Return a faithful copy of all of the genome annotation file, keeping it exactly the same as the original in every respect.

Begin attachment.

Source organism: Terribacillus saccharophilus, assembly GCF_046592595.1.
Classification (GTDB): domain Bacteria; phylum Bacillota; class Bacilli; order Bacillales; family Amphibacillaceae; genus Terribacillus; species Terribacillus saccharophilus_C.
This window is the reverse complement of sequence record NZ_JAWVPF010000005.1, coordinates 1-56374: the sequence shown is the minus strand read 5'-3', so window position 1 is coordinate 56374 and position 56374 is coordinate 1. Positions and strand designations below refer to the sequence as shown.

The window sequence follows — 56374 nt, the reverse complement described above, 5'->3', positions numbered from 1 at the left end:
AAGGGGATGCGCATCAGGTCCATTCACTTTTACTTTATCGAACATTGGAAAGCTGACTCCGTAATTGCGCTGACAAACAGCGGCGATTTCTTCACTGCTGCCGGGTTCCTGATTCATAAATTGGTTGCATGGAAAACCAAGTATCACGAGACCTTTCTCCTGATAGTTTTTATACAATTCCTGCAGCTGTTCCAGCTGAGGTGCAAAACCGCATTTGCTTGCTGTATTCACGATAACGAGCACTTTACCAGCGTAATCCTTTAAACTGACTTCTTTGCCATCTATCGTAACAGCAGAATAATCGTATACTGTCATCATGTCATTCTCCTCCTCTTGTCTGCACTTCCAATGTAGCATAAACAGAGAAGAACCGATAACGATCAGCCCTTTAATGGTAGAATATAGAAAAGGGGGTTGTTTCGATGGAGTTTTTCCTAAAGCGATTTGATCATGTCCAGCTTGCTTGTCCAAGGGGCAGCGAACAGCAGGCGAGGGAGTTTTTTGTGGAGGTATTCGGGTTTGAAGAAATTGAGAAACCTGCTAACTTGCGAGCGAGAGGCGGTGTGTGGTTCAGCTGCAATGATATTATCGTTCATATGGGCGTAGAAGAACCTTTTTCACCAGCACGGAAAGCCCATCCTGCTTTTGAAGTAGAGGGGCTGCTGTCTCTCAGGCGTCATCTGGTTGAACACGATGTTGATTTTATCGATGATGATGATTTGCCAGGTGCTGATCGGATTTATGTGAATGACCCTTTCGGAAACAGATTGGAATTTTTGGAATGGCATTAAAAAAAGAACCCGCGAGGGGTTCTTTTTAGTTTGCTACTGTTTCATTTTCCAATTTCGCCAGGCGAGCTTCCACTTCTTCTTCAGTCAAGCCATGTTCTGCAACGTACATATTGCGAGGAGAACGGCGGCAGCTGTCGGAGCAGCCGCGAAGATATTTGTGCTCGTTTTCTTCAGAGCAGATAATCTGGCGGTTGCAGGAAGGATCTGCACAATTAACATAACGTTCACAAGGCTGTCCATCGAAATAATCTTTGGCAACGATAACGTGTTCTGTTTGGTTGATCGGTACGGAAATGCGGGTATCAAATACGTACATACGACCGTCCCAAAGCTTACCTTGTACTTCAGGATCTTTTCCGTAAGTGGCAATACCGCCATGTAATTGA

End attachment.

Source organism: Terribacillus saccharophilus, assembly GCF_046592595.1.
Classification (GTDB): domain Bacteria; phylum Bacillota; class Bacilli; order Bacillales; family Amphibacillaceae; genus Terribacillus; species Terribacillus saccharophilus_C.
This window is the reverse complement of sequence record NZ_JAWVPF010000005.1, coordinates 1-56374: the sequence shown is the minus strand read 5'-3', so window position 1 is coordinate 56374 and position 56374 is coordinate 1. Positions and strand designations below refer to the sequence as shown.

The window sequence follows — 56374 nt, the reverse complement described above, 5'->3', positions numbered from 1 at the left end:
AAGGGGATGCGCATCAGGTCCATTCACTTTTACTTTATCGAACATTGGAAAGCTGACTCCGTAATTGCGCTGACAAACAGCGGCGATTTCTTCACTGCTGCCGGGTTCCTGATTCATAAATTGGTTGCATGGAAAACCAAGTATCACGAGACCTTTCTCCTGATAGTTTTTATACAATTCCTGCAGCTGTTCCAGCTGAGGTGCAAAACCGCATTTGCTTGCTGTATTCACGATAACGAGCACTTTACCAGCGTAATCCTTTAAACTGACTTCTTTGCCATCTATCGTAACAGCAGAATAATCGTATACTGTCATCATGTCATTCTCCTCCTCTTGTCTGCACTTCCAATGTAGCATAAACAGAGAAGAACCGATAACGATCAGCCCTTTAATGGTAGAATATAGAAAAGGGGGTTGTTTCGATGGAGTTTTTCCTAAAGCGATTTGATCATGTCCAGCTTGCTTGTCCAAGGGGCAGCGAACAGCAGGCGAGGGAGTTTTTTGTGGAGGTATTCGGGTTTGAAGAAATTGAGAAACCTGCTAACTTGCGAGCGAGAGGCGGTGTGTGGTTCAGCTGCAATGATATTATCGTTCATATGGGCGTAGAAGAACCTTTTTCACCAGCACGGAAAGCCCATCCTGCTTTTGAAGTAGAGGGGCTGCTGTCTCTCAGGCGTCATCTGGTTGAACACGATGTTGATTTTATCGATGATGATGATTTGCCAGGTGCTGATCGGATTTATGTGAATGACCCTTTCGGAAACAGATTGGAATTTTTGGAATGGCATTAAAAAAAGAACCCGCGAGGGGTTCTTTTTAGTTTGCTACTGTTTCATTTTCCAATTTCGCCAGGCGAGCTTCCACTTCTTCTTCAGTCAAGCCATGTTCTGCAACGTACATATTGCGAGGAGAACGGCGGCAGCTGTCGGAGCAGCCGCGAAGATATTTGTGCTCGTTTTCTTCAGAGCAGATAATCTGGCGGTTGCAGGAAGGATCTGCACAATTAACATAACGTTCACAAGGCTGTCCATCGAAATAATCTTTGGCAACGATAACGTGTTCTGTTTGGTTGATCGGTACGGAAATGCGGGTATCAAATACGTACATACGACCGTCCCAAAGCTTACCTTGTACTTCAGGATCTTTTCCGTAAGTGGCAATACCGCCATGTAATTGA